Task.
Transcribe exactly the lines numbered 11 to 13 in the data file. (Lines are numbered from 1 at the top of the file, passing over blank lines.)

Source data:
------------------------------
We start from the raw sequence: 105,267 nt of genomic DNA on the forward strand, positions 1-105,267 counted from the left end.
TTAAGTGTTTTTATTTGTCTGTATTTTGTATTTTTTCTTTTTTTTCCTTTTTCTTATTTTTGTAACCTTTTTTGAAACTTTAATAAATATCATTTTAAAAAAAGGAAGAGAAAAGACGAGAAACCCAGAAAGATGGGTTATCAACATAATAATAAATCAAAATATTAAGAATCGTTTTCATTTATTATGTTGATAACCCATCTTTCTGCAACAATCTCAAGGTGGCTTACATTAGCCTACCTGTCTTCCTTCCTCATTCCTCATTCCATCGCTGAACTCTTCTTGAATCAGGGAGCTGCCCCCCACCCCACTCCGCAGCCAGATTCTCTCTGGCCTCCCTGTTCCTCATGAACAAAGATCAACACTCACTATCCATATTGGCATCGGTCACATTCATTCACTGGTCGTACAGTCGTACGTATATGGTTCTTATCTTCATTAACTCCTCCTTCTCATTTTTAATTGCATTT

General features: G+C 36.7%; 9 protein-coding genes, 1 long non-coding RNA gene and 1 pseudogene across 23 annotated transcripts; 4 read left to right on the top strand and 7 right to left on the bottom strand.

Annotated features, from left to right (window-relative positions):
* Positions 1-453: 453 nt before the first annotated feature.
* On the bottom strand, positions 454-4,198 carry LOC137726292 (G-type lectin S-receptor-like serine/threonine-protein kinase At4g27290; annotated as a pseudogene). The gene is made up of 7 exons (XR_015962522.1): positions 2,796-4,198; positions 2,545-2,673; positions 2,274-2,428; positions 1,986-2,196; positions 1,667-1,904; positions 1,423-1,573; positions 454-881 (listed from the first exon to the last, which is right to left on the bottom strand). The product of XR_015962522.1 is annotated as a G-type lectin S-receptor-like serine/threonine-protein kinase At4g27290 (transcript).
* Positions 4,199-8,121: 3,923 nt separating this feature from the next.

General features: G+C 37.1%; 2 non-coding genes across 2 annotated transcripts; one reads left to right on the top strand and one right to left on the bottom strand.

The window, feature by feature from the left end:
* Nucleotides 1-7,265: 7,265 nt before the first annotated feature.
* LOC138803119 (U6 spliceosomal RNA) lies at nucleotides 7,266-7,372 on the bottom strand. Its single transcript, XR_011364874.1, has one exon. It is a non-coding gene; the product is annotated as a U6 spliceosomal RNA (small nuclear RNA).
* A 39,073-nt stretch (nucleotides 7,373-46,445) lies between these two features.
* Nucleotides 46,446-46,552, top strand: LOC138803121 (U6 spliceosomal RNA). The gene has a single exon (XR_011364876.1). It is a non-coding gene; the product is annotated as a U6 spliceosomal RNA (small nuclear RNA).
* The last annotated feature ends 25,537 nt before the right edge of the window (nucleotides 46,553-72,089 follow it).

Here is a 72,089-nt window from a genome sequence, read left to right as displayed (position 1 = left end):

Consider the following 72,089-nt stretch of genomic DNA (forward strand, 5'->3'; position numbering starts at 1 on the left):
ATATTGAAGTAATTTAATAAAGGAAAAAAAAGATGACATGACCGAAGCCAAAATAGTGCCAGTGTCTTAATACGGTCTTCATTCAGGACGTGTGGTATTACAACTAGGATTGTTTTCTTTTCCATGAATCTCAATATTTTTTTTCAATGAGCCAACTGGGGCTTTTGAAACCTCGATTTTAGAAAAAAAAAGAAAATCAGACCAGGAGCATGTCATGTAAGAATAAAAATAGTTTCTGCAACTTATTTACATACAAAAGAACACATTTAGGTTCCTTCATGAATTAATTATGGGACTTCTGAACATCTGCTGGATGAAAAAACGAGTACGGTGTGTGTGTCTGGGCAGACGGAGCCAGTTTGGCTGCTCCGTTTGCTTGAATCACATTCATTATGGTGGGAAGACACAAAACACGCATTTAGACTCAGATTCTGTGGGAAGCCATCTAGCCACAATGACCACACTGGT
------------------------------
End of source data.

* LOC138803119 (U6 spliceosomal RNA) lies at nucleotides 7,266-7,372 on the bottom strand. Its single transcript, XR_011364874.1, has one exon. It is a non-coding gene; the product is annotated as a U6 spliceosomal RNA (small nuclear RNA).
* A 39,073-nt stretch (nucleotides 7,373-46,445) lies between these two features.
* Nucleotides 46,446-46,552, top strand: LOC138803121 (U6 spliceosomal RNA). The gene has a single exon (XR_011364876.1). It is a non-coding gene; the product is annotated as a U6 spliceosomal RNA (small nuclear RNA).